Today is National Stress Awareness Day, so it is a day worth talking about the issue that affects millions around the world. If left untreated, frequent stress (that isn’t isolated or down to an overly busy few hours at the office) can seriously take its toll on our mental health. And whether it’s concern over work, our finances or any other aspect of our lives, none of us are immune to feeling stressed. If you’re always feeling under intense emotional or mental pressure, this can have serious repercussions on your health and general wellbeing. Thankfully, much research has shown that using specific (and very simple) activities or techniques can effectively combat these feelings and lower stress levels. Read about six of our favourites below:
This is all about using colouring as a relaxation tool. Through colouring, you can focus your mind on one small task at a time, whether that is shading an area, or losing yourself in the finer details. While this is by no means a cure for stress or anxiety, it can be another weapon to add to your arsenal, calming and centring your mind. There is an array of adult colouring books now available, solely designed for this purpose.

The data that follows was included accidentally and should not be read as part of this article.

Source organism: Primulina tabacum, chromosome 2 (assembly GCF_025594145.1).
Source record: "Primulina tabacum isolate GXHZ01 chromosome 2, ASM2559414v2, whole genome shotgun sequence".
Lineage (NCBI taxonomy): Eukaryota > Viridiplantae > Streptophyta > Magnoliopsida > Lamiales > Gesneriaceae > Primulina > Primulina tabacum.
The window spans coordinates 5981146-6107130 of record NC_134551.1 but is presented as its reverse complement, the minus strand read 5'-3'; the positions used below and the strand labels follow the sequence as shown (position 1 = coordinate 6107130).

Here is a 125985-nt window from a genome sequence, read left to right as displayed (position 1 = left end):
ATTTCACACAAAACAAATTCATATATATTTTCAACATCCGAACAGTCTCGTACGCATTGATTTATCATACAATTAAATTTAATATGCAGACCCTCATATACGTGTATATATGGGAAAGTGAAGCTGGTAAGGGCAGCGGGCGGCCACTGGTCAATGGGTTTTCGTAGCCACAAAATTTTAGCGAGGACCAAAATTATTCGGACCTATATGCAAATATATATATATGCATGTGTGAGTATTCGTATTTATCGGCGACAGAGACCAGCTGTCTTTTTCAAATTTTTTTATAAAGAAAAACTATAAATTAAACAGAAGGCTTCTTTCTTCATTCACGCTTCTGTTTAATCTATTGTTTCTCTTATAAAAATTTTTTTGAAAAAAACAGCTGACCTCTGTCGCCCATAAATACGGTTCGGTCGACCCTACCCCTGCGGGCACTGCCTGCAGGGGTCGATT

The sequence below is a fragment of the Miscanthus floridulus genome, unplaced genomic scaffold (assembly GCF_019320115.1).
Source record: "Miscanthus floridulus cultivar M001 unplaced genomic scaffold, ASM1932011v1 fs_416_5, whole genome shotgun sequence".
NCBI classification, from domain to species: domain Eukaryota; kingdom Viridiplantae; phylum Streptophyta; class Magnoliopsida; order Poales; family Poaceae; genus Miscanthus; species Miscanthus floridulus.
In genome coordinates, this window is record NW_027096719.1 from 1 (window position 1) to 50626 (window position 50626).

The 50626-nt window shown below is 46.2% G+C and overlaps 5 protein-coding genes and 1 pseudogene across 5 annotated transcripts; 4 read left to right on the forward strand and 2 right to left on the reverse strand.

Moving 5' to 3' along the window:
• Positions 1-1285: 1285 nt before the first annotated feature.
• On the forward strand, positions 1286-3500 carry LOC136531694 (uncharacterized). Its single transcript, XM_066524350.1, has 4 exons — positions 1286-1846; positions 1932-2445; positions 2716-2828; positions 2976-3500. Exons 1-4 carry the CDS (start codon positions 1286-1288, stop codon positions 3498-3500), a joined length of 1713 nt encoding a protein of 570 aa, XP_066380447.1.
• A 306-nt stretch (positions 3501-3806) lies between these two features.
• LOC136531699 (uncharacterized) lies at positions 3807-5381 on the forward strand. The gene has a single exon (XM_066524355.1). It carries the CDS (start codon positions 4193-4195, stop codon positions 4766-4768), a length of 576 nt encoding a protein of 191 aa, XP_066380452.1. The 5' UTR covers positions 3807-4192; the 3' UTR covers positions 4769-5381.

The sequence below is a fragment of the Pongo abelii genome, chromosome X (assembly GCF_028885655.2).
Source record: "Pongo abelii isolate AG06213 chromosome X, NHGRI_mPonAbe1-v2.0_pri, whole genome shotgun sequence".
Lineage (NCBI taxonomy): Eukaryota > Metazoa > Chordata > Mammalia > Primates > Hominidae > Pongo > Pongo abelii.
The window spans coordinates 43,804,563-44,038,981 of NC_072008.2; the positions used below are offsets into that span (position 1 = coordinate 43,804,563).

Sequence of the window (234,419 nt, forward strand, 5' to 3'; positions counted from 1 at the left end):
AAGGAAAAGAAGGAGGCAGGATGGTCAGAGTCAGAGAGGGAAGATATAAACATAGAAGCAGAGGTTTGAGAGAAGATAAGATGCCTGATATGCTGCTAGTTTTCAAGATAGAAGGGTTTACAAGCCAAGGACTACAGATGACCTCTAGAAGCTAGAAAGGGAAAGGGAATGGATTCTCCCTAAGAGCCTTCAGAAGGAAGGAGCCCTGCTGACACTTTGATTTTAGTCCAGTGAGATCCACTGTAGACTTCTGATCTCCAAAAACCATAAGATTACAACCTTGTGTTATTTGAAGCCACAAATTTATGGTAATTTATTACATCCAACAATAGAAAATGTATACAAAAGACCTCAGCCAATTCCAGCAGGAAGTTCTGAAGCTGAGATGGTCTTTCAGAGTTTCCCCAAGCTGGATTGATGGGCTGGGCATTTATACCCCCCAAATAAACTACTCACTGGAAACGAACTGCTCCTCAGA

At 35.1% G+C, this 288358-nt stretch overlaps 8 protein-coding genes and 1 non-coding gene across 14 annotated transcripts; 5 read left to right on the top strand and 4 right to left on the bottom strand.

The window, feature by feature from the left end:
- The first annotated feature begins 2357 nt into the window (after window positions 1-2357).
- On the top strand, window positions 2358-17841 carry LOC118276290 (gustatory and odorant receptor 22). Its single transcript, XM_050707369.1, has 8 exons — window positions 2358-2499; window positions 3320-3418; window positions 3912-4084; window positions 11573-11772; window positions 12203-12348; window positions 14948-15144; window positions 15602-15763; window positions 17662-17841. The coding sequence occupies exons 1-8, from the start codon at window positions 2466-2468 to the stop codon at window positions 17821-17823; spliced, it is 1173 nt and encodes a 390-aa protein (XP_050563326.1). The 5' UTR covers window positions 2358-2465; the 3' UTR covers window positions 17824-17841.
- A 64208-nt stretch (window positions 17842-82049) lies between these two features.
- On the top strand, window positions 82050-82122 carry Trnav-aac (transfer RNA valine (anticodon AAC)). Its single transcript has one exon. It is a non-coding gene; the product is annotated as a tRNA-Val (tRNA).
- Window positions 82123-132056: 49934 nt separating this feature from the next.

If you’ve been meaning to take up a creative pursuit, there’s never been a better time; studies have shown that crafting lowers stress levels and increases happiness. From patchwork to knitting or flower arranging, these crafts enable you to focus on the task at hand, tuning out the world around you and creating something you can be proud off.
A recent report found that reading has an enormous impact on stress – and in a very positive way. Forty-one percent of people consider it a better way to relax than hanging out with friends, and 38% cited it as their number one stress remedy. As if you needed another excuse to open your favourite book this rainy Sunday.
Take A Break
Numerous studies have shown that stepping away from your desk at lunchtime is a sure fire way to reduce stress, yet so many of us don’t do this. Taking a 20-minute walk outside will make you feel happier as the endorphins get released into your body, and a happier worker can concentrate more, getting less irritated with other people (and technology!), according to The Huffington Post.
Did you know that the majority of us are breathing incorrectly? We spend our day taking a series of short, shallow breaths instead of breathing deeply as we should. Just shifting your attention from whatever is going on to the act of taking a single purposeful breath can make a meaningful contribution to managing stress. Not only will paying regular attention to your breath (focus on taking full, deep breaths) give you a good reading on your mental and emotional but state, you’ll also tap into an easy and efficient way to manage stress and anxiety.
Finally, find something that really fulfils you
What is it that brings you happiness? Doing the little or big things that cause the natural endorphins to kick in is one of the best ways to combat stress. Whether this is yoga, a lavender bath or simply a long walk on the beach, try to find something which makes you happy, incorporate this into your daily routine and keep it there.